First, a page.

DR. MUKABANA, WOLFANGRICHARD.  2007.  Knols, B.G.J., Bossin, H.C., Mukabana, W.R., A.S. Robinson, 2007, Transgenic mosquitoes and the fight against malaria: managing technology push in a turbulent GMO world. American Journal of Tropical Medicine and Hygiene, 77 (Supplement 6), 232-242.. American Journal of Tropical Medicine and Hygiene, 77 (Supplement 6), 232-242.. : Journal of School of Continuous and Distance Education Abstract
Normal 0 false false false MicrosoftInternetExplorer4 /* Style Definitions */ table.MsoNormalTable {mso-style-name:"Table Normal"; mso-tstyle-rowband-size:0; mso-tstyle-colband-size:0; mso-style-noshow:yes; mso-style-parent:""; mso-padding-alt:0in 5.4pt 0in 5.4pt; mso-para-margin:0in; mso-para-margin-bottom:.0001pt; mso-pagination:widow-orphan; font-size:10.0pt; font-family:"Times New Roman"; mso-ansi-language:#0400; mso-fareast-language:#0400; mso-bidi-language:#0400;}   Genetic modification (GM) of mosquitoes (which renders them genetically modified organisms, GMOs) offers opportunities for controlling malaria. Transgenic strains of mosquitoes have been developed and evaluation of these to 1) replace or suppress wild vector populations and 2) reduce transmission and deliver public health gains are an imminent prospect. The transition of this approach from confined laboratory settings to open field trials in diseaseendemic countries (DECs) is a staged process that aims to maximize the likelihood of epidemiologic benefits while minimizing potential pitfalls during implementation. Unlike conventional approaches to vector control, application of GM mosquitoes will face contrasting expectations of multiple stakeholders, the management of which will prove critical to safeguard support and avoid antagonism, so that potential public health benefits can be fully evaluated. Inclusion of key stakeholders in decision-making processes, transfer of problem-ownership to DECs, and increased support from the wider malaria research community are important prerequisites for this. It is argued that the many developments in this field require coordination by an international entity to serve as a guiding coalition to stimulate collaborative research and facilitate stakeholder involvement. Contemporary developments in the field of modern biotechnology, and in particular GM, requires competencies beyond the field of biology, and the future of transgenic mosquitoes will hinge on the ability to govern the process of their introduction in societies in which perceived risks may outweigh rational and responsible involvement.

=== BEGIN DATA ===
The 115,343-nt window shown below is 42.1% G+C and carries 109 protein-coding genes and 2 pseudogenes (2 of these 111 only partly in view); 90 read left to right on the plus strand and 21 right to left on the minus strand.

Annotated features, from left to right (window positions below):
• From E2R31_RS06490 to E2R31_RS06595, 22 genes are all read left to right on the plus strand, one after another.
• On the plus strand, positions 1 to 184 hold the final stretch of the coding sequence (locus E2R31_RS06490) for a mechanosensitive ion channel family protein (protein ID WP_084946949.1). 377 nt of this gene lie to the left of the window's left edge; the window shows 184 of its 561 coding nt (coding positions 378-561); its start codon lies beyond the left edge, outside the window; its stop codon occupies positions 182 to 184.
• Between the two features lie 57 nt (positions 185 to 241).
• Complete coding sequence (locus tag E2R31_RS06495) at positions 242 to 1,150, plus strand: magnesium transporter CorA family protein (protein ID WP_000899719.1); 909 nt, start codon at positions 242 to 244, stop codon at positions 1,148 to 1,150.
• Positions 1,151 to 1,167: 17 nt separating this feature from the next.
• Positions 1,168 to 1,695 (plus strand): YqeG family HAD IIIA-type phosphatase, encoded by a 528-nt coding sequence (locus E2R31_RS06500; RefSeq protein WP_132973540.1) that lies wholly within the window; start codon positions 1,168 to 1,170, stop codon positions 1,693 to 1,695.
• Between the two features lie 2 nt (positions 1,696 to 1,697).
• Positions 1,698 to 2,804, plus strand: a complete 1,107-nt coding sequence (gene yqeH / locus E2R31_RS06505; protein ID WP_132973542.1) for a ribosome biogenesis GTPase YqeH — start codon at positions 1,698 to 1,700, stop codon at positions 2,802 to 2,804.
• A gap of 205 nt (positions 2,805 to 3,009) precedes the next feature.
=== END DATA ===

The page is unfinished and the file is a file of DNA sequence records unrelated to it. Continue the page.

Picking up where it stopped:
2006

Knols, B.G.J., Hood-Nowotny, R.C., Bossin, H. FG, Robinson, A., Mukabana, W.R., Kemboi, D.C..  2006.  GM sterile mosquitoes: a cautionary note. Nature Biotechnology. 24(9):1067-1068.
Njiru, B.N., Mukabana, W.R., Takken, W., Knols, B.G.J..  2006.  Trapping of the malaria vector Anopheles gambiae with odour-baited MM-X traps in semi-field conditions in western Kenya. Malaria Journal. 5(1):39.
Harbison, J.E., Mathenge, E.M., Misiani, G.O, Mukabana, W.R., Day JF.  2006.  A simple method for sampling indoor-resting malaria mosquitoes, Anopheles gambiae and Anopheles funestus (Diptera: Culicidae) in Africa. Journal of Medical Entomology. 43(3):473-479.
Killeen, G.F., Mukabana, W.R., Kalongolela, M.S., Kannady, K., Lindsay, S.W., Tanner, M., Castro, M.C., Fillinger U.  2006.  Habitat targeting for controlling aquatic stages of malaria vectors in Africa. American Journal of Tropical Medicine and Hygiene. 74(4):517–518.